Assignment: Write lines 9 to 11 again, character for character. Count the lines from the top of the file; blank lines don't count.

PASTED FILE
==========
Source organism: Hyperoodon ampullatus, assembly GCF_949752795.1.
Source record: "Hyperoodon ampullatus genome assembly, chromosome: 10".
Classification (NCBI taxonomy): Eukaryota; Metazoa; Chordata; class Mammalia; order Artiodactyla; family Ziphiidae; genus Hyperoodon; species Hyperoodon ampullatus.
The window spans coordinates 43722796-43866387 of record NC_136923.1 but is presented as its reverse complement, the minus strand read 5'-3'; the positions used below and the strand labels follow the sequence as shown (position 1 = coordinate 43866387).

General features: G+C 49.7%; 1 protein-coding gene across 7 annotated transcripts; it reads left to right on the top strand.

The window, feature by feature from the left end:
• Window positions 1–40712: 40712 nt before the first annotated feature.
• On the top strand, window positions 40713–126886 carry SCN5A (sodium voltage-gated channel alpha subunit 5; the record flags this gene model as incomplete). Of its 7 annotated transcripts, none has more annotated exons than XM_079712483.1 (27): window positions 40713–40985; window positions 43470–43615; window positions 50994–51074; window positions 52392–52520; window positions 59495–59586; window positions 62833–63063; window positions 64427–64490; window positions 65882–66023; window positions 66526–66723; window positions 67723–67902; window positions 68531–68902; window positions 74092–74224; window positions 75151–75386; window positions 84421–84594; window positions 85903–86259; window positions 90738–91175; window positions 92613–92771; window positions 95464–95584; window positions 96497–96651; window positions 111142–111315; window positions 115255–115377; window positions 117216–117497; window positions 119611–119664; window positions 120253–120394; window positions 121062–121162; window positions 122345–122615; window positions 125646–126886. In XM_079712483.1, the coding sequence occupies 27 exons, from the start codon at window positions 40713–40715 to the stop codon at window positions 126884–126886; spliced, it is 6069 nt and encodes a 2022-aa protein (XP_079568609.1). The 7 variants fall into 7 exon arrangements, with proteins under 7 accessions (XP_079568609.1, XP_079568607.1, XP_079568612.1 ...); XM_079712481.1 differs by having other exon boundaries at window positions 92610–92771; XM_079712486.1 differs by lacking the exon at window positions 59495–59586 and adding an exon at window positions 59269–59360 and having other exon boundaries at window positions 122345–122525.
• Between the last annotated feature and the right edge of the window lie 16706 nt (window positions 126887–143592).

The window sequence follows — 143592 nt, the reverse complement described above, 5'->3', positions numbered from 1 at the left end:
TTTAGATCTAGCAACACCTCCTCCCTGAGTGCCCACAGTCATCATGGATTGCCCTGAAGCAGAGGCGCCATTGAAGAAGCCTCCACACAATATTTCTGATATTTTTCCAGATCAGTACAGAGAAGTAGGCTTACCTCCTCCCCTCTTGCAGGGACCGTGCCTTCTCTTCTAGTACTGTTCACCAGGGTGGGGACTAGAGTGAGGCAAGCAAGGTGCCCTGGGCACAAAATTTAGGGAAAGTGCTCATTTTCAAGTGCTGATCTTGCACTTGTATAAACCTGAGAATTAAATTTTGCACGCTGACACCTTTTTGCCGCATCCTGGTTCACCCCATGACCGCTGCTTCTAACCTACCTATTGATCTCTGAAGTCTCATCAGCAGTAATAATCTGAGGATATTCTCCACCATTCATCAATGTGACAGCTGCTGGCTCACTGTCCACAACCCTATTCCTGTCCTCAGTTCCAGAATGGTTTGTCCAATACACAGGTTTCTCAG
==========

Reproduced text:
• Between the last annotated feature and the right edge of the window lie 16706 nt (window positions 126887–143592).

The window sequence follows — 143592 nt, the reverse complement described above, 5'->3', positions numbered from 1 at the left end:
TTTAGATCTAGCAACACCTCCTCCCTGAGTGCCCACAGTCATCATGGATTGCCCTGAAGCAGAGGCGCCATTGAAGAAGCCTCCACACAATATTTCTGATATTTTTCCAGATCAGTACAGAGAAGTAGGCTTACCTCCTCCCCTCTTGCAGGGACCGTGCCTTCTCTTCTAGTACTGTTCACCAGGGTGGGGACTAGAGTGAGGCAAGCAAGGTGCCCTGGGCACAAAATTTAGGGAAAGTGCTCATTTTCAAGTGCTGATCTTGCACTTGTATAAACCTGAGAATTAAATTTTGCACGCTGACACCTTTTTGCCGCATCCTGGTTCACCCCATGACCGCTGCTTCTAACCTACCTATTGATCTCTGAAGTCTCATCAGCAGTAATAATCTGAGGATATTCTCCACCATTCATCAATGTGACAGCTGCTGGCTCACTGTCCACAACCCTATTCCTGTCCTCAGTTCCAGAATGGTTTGTCCAATACACAGGTTTCTCAG